You’ve probably heard of and enjoyed Mr Kipling’s Cherry Bakewells and his equally delectable Bakewell Slices. I pretty much lived on the latter when I was at university, but only relatively recently have I learned more about the origins of these tasty treats. It turns out that their roots lie in the heart of the Peak District National Park in Derbyshire, in a little town called, surprisingly enough, Bakewell. For there can be found the Old Original Bakewell Pudding Shop, the home of the definitive Bakewell Pudding. I first discovered it two years ago, and this Christmas we paid it another visit.
You drive through several miles of stunning Peak District scenery to get to Bakewell, and on this occasion our visit was made all the more magical by the fact that a blanket of snow covered the landscape. I’m afraid I don’t have any decent pictures, but it was a wonderful sight with herds of hardy sheep dotted over the snowy fields, fenced in by snow-cappped dry stone walls. We parked in the centre of Bakewell and made our way tentatively across the snow to the Pudding Shop.
The Pudding Shop was founded in 1865 by a lady called Mrs Wilson.
Apparently the pudding recipe was discovered by accident owing to a misunderstanding about how to prepare strawberry tart – and a very happy accident it was too.
The Pudding Shop has a bakery and small gift shop on the ground floor, and you can go upstairs to sit in a pleasant restaurant area, which was beautifully decorated for Christmas.
We felt we probably ought to have a proper lunch before treating ourselves to one of the eponymous puddings for dessert. Lee had an egg and sausage bap, while I opted for a delicious Yorkshire rarebit, pictured here.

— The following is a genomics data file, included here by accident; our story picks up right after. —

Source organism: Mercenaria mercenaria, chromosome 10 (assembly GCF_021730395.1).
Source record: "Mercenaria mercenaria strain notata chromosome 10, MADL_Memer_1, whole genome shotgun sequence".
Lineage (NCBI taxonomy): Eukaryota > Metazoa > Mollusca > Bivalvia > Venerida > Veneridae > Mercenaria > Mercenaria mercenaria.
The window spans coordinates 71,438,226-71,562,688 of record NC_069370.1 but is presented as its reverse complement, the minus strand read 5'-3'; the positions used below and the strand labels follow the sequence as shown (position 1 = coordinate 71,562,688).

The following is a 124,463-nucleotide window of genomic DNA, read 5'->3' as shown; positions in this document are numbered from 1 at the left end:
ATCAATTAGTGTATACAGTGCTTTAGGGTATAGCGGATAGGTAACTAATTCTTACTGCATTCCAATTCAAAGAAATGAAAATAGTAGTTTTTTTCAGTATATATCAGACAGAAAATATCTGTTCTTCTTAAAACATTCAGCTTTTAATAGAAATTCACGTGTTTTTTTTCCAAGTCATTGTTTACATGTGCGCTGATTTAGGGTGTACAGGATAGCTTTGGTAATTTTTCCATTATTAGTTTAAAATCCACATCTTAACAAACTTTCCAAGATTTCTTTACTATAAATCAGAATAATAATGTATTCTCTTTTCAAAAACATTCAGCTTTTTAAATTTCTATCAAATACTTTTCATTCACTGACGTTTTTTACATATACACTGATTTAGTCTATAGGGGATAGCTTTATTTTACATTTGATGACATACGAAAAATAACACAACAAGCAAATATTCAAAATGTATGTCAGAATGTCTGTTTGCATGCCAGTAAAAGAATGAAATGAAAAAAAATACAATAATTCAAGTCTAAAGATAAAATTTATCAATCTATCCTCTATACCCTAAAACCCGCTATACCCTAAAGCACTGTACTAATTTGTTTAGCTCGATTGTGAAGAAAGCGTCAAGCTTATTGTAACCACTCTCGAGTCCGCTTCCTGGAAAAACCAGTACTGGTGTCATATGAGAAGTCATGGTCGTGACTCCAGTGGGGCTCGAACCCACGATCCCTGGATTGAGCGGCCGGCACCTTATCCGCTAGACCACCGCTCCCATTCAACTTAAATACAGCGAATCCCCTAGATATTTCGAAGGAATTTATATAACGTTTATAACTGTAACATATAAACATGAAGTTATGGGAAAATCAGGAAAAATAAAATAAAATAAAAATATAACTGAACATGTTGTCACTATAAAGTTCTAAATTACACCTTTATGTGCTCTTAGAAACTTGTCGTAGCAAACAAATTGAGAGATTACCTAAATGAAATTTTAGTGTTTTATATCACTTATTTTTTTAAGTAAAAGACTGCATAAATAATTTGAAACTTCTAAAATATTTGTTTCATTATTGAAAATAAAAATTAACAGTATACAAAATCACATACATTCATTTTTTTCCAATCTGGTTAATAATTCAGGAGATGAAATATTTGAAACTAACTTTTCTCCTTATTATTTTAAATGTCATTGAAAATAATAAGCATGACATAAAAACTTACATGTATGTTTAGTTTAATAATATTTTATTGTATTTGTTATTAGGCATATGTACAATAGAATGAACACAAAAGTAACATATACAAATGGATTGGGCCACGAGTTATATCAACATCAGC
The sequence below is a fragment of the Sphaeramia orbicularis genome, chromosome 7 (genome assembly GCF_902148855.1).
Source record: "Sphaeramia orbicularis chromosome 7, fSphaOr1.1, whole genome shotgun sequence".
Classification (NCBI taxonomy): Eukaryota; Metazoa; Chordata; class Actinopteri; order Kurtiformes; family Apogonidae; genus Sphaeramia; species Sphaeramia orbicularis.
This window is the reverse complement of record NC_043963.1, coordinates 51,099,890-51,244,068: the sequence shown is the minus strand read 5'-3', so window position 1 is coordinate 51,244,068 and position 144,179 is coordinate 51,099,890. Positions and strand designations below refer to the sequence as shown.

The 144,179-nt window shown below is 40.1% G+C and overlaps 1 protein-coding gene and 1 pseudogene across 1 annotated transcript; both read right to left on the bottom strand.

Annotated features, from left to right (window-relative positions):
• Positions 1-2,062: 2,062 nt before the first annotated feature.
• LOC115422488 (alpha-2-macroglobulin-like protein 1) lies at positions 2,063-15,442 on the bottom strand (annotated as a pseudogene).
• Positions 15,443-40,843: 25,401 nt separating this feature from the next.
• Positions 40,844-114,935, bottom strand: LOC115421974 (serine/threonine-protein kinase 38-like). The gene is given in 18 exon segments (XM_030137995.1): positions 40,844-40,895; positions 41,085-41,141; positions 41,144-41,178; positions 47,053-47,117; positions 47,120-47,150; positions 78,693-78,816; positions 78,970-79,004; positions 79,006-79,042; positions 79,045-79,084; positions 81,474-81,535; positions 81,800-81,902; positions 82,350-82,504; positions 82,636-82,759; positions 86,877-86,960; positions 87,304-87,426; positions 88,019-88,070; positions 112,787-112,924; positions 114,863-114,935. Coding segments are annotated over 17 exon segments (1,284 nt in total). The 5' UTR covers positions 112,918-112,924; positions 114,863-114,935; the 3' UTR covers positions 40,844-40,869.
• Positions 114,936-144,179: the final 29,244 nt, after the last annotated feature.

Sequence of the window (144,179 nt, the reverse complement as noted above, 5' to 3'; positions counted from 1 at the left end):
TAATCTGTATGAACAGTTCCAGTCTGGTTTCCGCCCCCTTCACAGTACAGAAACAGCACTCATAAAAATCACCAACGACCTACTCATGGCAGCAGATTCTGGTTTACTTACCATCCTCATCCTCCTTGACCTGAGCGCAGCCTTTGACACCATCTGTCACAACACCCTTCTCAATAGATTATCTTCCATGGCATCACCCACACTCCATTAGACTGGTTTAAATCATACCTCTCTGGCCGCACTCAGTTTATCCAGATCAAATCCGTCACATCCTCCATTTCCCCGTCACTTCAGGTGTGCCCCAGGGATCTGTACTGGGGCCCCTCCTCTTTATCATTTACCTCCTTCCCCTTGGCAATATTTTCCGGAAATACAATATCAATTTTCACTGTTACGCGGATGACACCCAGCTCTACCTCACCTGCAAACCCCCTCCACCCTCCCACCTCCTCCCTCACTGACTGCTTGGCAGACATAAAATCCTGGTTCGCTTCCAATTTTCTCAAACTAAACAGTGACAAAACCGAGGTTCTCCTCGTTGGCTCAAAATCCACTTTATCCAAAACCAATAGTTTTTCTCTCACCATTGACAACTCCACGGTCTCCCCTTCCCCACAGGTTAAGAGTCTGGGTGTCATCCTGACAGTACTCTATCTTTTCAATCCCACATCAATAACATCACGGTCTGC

Then came the bit we’d been waiting for. A real Bakewell Pudding is not like a Cherry Bakewell, or a Bakewell Slice. It doesn’t look particularly appetising when you first see it, but one soon realises that it is far superior to Mr Kipling’s mass-produced cakes.
It is definitely a pudding rather than a cake, and as such, it’s served with your choice of custard or cream. Encased in a tasty sweet pastry, one finds a satisfyingly warm and runny eggy mixture that’s a combination of custard and jam. It’s a little like Queen of Puddings, but without the cake mixture or the meringue. We had an individual pudding each, which was just the right quantity, as they are quite rich.
After savouring every mouthwatering bite, we paid our bill and went down to the bakery downstairs to buy a two-person pudding to take away with us. They freeze very well, so we will have this to enjoy on a dark winter’s evening when only a comforting dessert will suffice.